In January 2021, The Economist Intelligence Unit (EIU) published a special report, “Coronavirus vaccines: expect delays.” This report outlined when countries around the world would be expected to have vaccinated 60-70% of their population. While the report found that the majority of the population in high-income countries will be vaccinated by mid-2022, more than 85 middle- and low-income countries are not expected to achieve widespread vaccination coverage before 2023.

This was the best-case scenario at the time.

It should not come as a surprise that high-income countries are prioritizing the vaccination of their citizens. While preaching about the importance of vaccinating the most vulnerable, countries like the United Kingdom, France, and Germany have focused on domestic efforts, with over 60% of their population fully vaccinated as of August 2021. To put this into context, about 80% of the 5.5 billion vaccines that have been administered globally have gone to high-income countries. This is primarily because of the domestic political suicide that would have resulted if governments of high-income countries had enforced equitable distribution without every other country doing so as well. As a high-income country, Canada is no exception. On numerous occasions, the federal government has acted in contrast to its mantra: “Vaccinating the world against COVID-19 is the best way of protecting everyone from COVID-19, because no one is safe until everyone is safe.”

In February, Canada received international backlash for procuring 1.9 million Oxford-AstraZeneca doses from the global vaccine-sharing initiative, COVAX, which many argued to be designed for middle- to low-income countries. In June, Canada faced criticisms for hoarding vaccines, with data on vaccine deliveries, distribution, and injections provided by federal and provincial authorities demonstrating that almost 22 million doses have not yet been used. This is in addition to the millions of doses that have already been secured by Canada in 2022 and 2023.

More recently, Ontario announced that it will begin offering a third dose to vulnerable populations, while Saskatchewan and Quebec have expanded third dose qualification to include those who want to travel to countries that may not recognize mixed-vaccination status.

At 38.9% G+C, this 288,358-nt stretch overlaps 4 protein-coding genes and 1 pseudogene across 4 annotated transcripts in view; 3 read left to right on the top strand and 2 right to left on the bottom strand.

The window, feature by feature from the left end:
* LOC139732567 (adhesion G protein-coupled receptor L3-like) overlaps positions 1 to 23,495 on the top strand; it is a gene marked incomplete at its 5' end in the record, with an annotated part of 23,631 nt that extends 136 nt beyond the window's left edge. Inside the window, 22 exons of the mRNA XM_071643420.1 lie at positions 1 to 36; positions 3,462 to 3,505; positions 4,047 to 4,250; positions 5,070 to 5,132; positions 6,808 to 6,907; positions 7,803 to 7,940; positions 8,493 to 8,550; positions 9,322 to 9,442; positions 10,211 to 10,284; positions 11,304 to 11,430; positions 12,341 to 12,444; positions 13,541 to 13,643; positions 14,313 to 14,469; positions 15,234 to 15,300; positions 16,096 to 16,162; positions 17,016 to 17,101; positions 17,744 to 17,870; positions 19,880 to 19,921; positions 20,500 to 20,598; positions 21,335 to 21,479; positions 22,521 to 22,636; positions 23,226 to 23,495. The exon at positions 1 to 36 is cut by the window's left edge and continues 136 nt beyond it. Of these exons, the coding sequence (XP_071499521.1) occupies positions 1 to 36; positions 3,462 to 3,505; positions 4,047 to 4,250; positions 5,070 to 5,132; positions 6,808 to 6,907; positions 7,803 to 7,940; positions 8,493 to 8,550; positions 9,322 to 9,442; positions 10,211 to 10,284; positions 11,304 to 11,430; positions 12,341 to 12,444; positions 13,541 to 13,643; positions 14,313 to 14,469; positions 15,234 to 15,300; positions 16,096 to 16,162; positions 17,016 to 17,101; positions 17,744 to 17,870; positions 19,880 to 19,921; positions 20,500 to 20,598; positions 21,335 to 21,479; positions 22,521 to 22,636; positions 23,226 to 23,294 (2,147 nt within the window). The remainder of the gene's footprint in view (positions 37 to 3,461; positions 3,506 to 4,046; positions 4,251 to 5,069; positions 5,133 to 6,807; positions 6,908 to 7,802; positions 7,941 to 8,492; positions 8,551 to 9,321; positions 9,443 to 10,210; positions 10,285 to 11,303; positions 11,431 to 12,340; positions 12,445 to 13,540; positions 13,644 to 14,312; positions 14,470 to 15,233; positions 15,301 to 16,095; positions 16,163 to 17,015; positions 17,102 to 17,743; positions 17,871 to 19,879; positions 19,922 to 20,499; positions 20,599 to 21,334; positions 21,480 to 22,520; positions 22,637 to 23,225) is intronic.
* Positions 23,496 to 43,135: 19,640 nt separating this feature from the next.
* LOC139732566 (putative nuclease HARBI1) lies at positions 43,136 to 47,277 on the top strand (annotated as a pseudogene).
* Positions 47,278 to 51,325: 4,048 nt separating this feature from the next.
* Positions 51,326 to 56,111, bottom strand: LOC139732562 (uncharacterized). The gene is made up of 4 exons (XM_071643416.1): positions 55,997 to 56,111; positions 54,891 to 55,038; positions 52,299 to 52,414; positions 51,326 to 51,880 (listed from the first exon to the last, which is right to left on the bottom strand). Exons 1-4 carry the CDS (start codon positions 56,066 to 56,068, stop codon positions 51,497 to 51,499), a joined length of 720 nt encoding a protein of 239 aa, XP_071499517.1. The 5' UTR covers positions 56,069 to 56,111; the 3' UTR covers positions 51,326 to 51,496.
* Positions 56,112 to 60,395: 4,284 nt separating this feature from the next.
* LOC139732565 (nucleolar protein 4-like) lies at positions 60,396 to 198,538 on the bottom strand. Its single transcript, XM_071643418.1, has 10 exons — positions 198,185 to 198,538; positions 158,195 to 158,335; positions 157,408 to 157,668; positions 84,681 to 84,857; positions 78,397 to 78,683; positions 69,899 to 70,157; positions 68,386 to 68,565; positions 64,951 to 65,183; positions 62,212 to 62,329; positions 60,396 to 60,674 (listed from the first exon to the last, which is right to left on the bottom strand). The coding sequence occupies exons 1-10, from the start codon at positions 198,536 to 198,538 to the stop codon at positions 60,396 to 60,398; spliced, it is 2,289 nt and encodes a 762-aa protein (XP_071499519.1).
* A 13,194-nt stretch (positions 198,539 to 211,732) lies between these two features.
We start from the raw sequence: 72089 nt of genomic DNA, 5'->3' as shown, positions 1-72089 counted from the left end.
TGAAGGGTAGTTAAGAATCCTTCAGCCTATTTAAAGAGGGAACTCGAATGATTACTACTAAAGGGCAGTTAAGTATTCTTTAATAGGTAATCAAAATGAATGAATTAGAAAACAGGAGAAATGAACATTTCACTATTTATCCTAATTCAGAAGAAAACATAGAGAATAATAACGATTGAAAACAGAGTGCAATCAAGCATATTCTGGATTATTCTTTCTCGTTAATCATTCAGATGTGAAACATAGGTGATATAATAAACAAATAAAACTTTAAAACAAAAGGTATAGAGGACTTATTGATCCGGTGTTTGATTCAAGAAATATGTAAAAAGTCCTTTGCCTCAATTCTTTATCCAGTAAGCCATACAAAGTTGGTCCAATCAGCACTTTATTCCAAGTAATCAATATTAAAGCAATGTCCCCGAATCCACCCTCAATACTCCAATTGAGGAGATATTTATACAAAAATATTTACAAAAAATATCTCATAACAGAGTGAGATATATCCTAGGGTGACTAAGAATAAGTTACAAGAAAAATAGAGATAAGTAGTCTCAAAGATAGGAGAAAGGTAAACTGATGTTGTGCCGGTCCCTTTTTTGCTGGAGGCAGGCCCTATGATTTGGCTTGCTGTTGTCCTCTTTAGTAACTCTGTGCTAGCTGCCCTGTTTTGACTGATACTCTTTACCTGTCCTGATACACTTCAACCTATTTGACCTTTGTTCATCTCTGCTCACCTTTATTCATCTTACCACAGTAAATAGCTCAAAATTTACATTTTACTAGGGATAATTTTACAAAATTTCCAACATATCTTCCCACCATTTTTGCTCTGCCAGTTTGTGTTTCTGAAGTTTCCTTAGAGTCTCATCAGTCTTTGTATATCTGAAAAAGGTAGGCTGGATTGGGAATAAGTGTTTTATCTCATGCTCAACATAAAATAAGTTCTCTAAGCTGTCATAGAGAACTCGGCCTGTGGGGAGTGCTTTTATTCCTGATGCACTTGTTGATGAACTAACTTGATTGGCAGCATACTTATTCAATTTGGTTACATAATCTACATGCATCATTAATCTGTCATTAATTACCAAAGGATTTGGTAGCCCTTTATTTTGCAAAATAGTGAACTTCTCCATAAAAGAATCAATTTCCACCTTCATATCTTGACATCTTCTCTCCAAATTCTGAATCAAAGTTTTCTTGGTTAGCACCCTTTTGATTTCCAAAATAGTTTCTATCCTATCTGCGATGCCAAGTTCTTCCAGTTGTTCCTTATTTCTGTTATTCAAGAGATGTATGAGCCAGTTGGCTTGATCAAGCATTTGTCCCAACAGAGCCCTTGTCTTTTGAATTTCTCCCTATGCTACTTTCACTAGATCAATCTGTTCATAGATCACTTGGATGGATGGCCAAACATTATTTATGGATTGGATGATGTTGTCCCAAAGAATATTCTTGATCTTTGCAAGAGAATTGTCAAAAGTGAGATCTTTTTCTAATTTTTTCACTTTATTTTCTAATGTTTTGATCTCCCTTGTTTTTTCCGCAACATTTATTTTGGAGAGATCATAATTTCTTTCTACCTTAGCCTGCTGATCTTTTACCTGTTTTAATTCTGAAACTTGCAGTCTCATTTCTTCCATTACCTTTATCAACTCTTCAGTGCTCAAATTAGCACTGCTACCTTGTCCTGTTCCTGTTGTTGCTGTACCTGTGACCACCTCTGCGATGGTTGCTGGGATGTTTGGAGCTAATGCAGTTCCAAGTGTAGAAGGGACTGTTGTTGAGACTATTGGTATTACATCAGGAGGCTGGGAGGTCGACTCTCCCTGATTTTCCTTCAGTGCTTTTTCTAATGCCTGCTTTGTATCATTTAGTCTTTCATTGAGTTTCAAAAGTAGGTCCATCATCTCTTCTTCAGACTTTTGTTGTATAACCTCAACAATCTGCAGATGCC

Not only has Canada fully vaccinated 68.7% of its population (78.5% if you consider those 12 and older), but it is now offering additional vaccines for leisure purposes. What kind of a message is Canada sending to the rest of the world by doing this?

The announcement by the provinces comes at the same time as the World Health Organization’s (WHO) announcement that COVAX will fall short of its goal of delivering 2 billion doses of vaccines by the end of 2021. According to the most likely scenario in the COVAX Supply Forecast, only 1.4 billion doses are expected to have been delivered by the end of the year. This represents a reduction of about 25% in anticipated supply. It also means that the vaccination projections made by the EIU are likely to be extended.

With the WHO declaring that COVID is “here to stay,” it is important now more than ever that Canada refocus its commitment to the COVAX program and a global vaccination strategy. This involves not only distributing its excess vaccine supply, but also redirecting some of its anticipated vaccine supply in 2022 and 2023 to those in most need. Overordering vaccines has less value now that COVID-19 has been declared endemic. Among vaccinated populations, the virus is likely to have the same side effects as the flu. The concern, however, lies among those who are not fully vaccinated, as they continue to face a greater threat of hospitalization or death. In middle- and low-income countries, low vaccination rates only compound with other negative development impacts of COVID-19.

While Canada has contributed $545 million to COVAX for vaccine procurement, money does little if there is no supply available for purchase.

With experts anticipating an increased prominence of pandemics in the future, Canada has an opportunity to pave the way for a more global focused vaccination strategy. Although domestic vaccination will likely remain at the forefront of any initial vaccination strategy, limits need to be placed so that the most vulnerable are not left out. Afterall, as stated by Trudeau, “no one is safe until everyone is safe.”

Sydney Burns is an MA candidate at the Norman Paterson School of International Affairs. She completed her undergraduate degree at the University of Ottawa in International Relations and Modern Languages in French Immersion. She currently works for the Government of Canada as a policy analyst for the Controlled Substances and Cannabis Branch at Health Canada. Her research interests include Canadian and American foreign policy, as well as aid effectiveness and capacity building in developing countries, particularly in Central and Latin America.

Photo Credit: Lovers Lounge

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